… I remember going reluctantly to the cabalgaltas with the family and seeing giant beasts approaching us. From a child’s perspective these animals were terrifying. I remember going on Sundays to the Corrida to see the latest bullfighters from Spain perform for those who were lucky to score some tickets. The bull ring was filled to capacity. The heat, the liquor, and the beautiful Caleñas with their hats and colorful dresses added to the spectacle. I would sit next to my mother, since sometimes it was just the two of us who would attend a Corrida de Toros at the Plaza de Toros Cañaveralejo to see El Cordobés and other similarly named bull fighters perform.
What I don’t ever remember, is seeing my father at a corrida. That’s strange because of the customs of this South American nation. The Feria in Cali is the event to attend every December. I believe he would be busy with the university, La Universidad Santiago de Cali, as it was called then, or in Rome having an audience with the pope, or visiting his father in a house within walking distance of the futbol stadium, El Pascual Guerrero.
Perhaps if I ask my sisters for details about my grandfather, they might provide me with my grandfather’s address. Unfortunately, I’ve only asked one, and she didn’t remember anything. This doesn’t surprise me because we would be driven there and back by the chauffeur. Maybe I’ll ask my older cousins who surely remember their grandfather well, since they were old enough to visit by themselves. Of my grandfather I only remember his musty library, the National Geographic magazines with the naked African women, the photograph of an embalmed body in a casket, and his funeral. It was well attended by his constituents since he was once the mayor of Buga.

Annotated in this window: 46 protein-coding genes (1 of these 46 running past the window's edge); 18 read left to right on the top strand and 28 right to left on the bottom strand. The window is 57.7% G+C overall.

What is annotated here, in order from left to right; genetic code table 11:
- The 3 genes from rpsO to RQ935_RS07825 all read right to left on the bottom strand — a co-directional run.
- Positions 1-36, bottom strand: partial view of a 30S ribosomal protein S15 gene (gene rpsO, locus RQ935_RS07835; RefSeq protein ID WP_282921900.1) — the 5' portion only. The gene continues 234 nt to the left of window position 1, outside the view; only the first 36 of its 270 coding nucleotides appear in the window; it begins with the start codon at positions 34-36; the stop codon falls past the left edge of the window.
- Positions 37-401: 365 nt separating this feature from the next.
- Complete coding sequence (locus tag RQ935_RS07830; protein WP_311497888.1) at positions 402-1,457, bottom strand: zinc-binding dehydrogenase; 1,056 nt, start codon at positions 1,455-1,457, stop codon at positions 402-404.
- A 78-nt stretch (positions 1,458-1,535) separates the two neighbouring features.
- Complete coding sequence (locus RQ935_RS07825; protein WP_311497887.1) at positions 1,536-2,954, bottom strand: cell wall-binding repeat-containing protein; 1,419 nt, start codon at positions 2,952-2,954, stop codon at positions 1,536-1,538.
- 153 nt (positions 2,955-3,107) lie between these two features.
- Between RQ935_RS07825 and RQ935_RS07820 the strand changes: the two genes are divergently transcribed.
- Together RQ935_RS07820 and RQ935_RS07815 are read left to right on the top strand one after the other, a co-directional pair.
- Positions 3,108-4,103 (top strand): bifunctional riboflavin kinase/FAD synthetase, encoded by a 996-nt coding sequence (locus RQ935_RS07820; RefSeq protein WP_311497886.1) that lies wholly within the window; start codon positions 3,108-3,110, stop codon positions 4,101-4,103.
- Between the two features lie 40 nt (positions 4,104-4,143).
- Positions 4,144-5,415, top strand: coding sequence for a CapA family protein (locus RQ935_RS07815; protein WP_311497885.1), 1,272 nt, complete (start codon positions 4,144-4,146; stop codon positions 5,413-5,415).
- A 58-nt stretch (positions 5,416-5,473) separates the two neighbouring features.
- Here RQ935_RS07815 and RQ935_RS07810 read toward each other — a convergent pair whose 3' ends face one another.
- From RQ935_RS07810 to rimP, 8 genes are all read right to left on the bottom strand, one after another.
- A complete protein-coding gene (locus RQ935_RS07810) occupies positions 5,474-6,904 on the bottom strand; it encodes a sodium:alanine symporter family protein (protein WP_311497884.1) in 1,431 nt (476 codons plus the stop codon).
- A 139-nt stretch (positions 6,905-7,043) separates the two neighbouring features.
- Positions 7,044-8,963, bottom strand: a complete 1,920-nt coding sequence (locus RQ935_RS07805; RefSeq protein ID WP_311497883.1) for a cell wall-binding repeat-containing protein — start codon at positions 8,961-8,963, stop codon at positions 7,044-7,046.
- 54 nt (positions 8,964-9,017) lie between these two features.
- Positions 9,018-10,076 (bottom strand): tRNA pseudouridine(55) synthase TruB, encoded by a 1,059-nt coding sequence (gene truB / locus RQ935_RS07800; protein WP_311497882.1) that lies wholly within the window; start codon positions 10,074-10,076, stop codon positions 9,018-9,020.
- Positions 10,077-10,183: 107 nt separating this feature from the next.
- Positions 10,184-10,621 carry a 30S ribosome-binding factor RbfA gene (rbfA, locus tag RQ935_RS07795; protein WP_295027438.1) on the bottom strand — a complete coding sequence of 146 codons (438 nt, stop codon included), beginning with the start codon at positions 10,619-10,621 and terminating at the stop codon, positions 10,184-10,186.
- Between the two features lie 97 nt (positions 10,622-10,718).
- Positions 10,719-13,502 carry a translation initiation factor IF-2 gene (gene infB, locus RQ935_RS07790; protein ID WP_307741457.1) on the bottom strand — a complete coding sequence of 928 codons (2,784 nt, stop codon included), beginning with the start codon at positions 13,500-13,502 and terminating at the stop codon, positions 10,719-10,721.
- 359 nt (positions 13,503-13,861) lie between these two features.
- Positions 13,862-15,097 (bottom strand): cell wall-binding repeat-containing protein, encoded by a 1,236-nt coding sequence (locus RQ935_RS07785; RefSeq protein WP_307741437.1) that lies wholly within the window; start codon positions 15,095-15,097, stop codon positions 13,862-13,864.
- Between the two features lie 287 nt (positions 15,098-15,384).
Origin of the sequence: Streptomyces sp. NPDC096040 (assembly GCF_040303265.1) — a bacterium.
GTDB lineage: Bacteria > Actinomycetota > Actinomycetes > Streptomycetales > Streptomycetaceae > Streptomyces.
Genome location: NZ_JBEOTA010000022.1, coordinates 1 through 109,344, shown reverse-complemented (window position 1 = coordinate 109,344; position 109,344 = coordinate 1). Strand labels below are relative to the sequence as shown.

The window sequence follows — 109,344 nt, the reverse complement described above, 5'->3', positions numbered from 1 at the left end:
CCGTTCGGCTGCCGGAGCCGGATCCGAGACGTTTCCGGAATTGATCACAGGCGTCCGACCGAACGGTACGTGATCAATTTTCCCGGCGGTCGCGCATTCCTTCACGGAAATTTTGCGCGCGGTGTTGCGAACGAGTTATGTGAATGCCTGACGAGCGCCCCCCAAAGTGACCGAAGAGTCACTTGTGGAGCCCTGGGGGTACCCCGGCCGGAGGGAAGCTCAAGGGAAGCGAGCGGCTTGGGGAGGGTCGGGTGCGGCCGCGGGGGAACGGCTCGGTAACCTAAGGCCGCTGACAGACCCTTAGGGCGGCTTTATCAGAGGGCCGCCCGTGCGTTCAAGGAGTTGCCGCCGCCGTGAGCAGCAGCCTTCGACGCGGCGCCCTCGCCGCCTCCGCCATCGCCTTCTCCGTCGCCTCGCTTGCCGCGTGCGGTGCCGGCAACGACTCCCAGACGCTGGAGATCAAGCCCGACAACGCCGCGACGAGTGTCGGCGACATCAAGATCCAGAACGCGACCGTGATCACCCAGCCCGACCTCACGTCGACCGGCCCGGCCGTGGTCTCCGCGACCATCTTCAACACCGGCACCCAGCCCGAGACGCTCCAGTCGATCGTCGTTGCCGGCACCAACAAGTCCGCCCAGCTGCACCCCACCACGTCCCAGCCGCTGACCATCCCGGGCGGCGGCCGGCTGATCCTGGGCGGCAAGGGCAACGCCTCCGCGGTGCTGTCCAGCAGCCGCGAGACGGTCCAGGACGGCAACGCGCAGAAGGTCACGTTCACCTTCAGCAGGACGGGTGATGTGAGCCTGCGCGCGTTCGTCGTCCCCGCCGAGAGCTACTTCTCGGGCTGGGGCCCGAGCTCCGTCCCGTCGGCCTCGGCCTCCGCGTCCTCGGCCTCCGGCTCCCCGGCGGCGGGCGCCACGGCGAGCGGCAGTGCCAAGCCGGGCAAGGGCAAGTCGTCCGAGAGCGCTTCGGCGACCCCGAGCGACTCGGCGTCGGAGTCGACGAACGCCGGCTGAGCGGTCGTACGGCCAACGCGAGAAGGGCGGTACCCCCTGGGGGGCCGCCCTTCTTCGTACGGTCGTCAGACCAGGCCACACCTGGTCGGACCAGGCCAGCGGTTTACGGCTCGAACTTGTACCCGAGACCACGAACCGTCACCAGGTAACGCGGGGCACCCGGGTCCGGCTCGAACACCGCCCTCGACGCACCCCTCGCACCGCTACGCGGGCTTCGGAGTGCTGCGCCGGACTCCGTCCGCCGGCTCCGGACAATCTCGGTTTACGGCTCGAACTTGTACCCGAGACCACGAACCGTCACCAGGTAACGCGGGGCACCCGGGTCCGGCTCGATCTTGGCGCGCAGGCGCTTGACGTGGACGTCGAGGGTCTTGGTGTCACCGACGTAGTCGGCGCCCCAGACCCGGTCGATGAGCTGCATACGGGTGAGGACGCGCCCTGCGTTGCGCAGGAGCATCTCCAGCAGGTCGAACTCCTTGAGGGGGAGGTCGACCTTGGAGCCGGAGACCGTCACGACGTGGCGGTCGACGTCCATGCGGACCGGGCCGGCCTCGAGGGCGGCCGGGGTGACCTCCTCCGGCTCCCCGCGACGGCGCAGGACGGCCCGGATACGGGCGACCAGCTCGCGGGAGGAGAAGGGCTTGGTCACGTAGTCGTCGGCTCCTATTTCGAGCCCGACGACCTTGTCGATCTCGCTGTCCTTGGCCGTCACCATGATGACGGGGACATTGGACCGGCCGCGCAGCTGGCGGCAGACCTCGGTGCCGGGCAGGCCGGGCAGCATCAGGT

I pause here for a second to call my sister to verify a fact and to pet Torrey who constantly wants a massage.
I also pause to warn you not to continue reading or seeing the photographs that follow. Bullfighting is a brutal “sport.” If you can tolerate the first page, then beware because the photographs and videos on the following page are shocking. Heed my advice and do not to proceed from this point.
What I can remember the most of the corridas in Cali, was the suffering. No, not the bulls, but mine. I could almost feel the pain the bull fighter felt when he was struck by the bull. I also remember an indulto. The bull was spared and the crowd yelled and applauded an animal for his courage. The poor animal had no idea what had transpired. Neither had I. I had always expected the end, to be the death of the bull.
This Feria de Cali went on in my life till I was ten years old. It was a constant, repetitive distraction. I was too young to enjoy the women and their beauty and the Aguardiente del Valle.
After emigrating from South America, to New York City without my consent and advice, the bullfighting stopped and was soon forgotten. While living in the States, I did happen to spend some time with my cousin one summer. That was probably the longest stretch of time I was ever away from my adopted nation. There I saw no bulls, but I did spend time with the Le Roy family in a hilly section of Cali.
That’s where my career as a photographer took off. I exaggerate career, because the only thing it provided me was enough money to pay my tuition at Queens College of the City University of New York and later the Brooklyn Polytechnic, which had recently changed its name to the Polytechnic Institute of New York, and the countless costs in film, chemicals and time spent in darkrooms at the university.